Petitioner states that ten-year-old A.C. has lived in the district his entire life and has attended district schools since 1997.  In October 2000, petitioner sold her house in the district and moved in with her sister, who also lives in Merrick.  Petitioner states that she and A.C. have lived with her sister since that time.  Petitioner states that she has sole custody of A.C., and her former husband, who lives in Woodbury, has visitation rights every other weekend.

Respondent"s determination that petitioner's son is not a district resident is based, in large part, on the results of its surveillance.  Respondent contends that A.C. resides either in Woodbury with petitioner's former husband or in Woodmere with petitioner and her boyfriend. 

     The investigator observed the Woodbury home of petitioner's former husband on one morning.  He did not see A.C. leave for school.  On one afternoon, the investigator observed petitioner's former husband pick up petitioner's son at school and bring him home to Woodbury.  There was no further surveillance of the Woodbury address.

Respondent's investigator observed the Woodmere address of petitioner's boyfriend on six mornings.  Petitioner and A.C. were seen leaving from that address on three of the six mornings.  On a fourth morning, petitioner was seen leaving that address alone.  Petitioner states that she was on vacation and spent time with her boyfriend on the three mornings that A.C. was seen there.

Respondent's investigator observed the claimed district residence in Merrick on two mornings, December 12 and 13.  On both mornings the investigator reported that he did not see A.C. leave for school, although A.C. reported to school.  Petitioner states that this evidence is inconclusive and that if the investigator had conducted surveillance at that address on more than two mornings, he would have seen A.C. regularly leaving for school from that address.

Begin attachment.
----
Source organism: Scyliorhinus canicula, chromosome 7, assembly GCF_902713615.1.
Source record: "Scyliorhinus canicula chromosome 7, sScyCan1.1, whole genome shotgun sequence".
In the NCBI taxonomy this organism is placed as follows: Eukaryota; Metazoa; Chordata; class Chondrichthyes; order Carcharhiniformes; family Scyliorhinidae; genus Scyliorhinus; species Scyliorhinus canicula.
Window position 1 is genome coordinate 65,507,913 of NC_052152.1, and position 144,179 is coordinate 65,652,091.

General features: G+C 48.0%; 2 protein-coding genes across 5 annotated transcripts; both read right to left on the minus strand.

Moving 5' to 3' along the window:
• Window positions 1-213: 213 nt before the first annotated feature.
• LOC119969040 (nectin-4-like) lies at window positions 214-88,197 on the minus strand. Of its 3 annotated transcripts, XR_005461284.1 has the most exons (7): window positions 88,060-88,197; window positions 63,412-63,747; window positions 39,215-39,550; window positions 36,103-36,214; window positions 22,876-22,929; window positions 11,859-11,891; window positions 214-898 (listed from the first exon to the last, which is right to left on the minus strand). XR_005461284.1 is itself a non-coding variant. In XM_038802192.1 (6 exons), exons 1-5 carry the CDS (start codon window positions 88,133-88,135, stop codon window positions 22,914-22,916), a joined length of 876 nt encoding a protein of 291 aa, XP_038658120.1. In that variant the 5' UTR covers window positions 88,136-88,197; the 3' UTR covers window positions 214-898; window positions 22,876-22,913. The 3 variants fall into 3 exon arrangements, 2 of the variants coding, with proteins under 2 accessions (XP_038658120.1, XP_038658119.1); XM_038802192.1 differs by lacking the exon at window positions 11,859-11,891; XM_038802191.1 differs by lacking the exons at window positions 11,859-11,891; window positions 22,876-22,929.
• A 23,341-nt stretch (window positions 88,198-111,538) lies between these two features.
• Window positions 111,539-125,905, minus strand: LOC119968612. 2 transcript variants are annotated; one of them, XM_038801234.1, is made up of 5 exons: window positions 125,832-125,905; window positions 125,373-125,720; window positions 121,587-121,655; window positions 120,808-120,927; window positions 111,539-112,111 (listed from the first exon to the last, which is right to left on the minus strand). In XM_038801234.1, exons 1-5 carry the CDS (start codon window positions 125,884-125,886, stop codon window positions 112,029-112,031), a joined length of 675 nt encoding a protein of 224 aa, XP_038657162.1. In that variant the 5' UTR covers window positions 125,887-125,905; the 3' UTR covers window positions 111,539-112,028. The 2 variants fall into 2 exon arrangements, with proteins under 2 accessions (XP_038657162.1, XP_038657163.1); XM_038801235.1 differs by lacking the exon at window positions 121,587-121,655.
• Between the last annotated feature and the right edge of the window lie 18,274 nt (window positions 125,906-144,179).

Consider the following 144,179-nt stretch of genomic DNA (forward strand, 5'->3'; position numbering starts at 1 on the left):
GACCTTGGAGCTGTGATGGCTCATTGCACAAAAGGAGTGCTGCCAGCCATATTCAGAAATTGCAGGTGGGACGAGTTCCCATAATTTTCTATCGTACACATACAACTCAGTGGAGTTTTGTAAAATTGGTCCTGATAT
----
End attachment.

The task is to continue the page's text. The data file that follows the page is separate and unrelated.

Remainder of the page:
Upon review, I find the surveillance evidence to be inconclusive and unpersuasive.  Petitioner and A.C. were under surveillance for a 46-day period, from October 29 to December 13, 2002.  During that period, respondent's investigator observed the claimed district residence on only two mornings.  Further, the limited surveillance of the Woodbury home of petitioner's former husband does not establish that A.C. resides there.  On the one morning that surveillance was conducted, A.C. was not seen.   A.C. was observed leaving the Woodmere home of petitioner's boyfriend on only three mornings, but on three other mornings he was not seen leaving that address.  Petitioner has adequately explained the reason for A.C.'s presence in Woodmere on the three mornings he was observed there. 

Respondent also bases its determination on the affidavit of a school social worker that during a group discussion, A.C. indicated that he and his mother moved to Woodmere to live with his mother's boyfriend.  According to petitioner, the social worker misunderstood A.C. Petitioner states that during group discussion with his friends, A.C. said that he visited his mother's boyfriend in Woodmere.  It is certainly plausible that the social worker misunderstood what A.C. said in the group discussion.  Accordingly, I do not find the social worker's affidavit to be determinative.

In support of petitioner's claim of residency in the district, petitioner submits an affidavit from her sister stating that petitioner and A.C. have been residing with her in the district since October 2000.  Petitioner also submits an automobile lease statement, a wireless telephone bill, and two bank statements, all addressed to petitioner at the Merrick address. 

On the record before me, I find that respondent"s determination that A.C. is not a district resident is based upon insufficient evidence and is therefore arbitrary and capricious.

 

THE APPEAL IS SUSTAINED.

 

IT IS ORDERED that respondent permit A.C. to attend school in the Merrick Union Free School District without the payment of tuition.

END OF FILE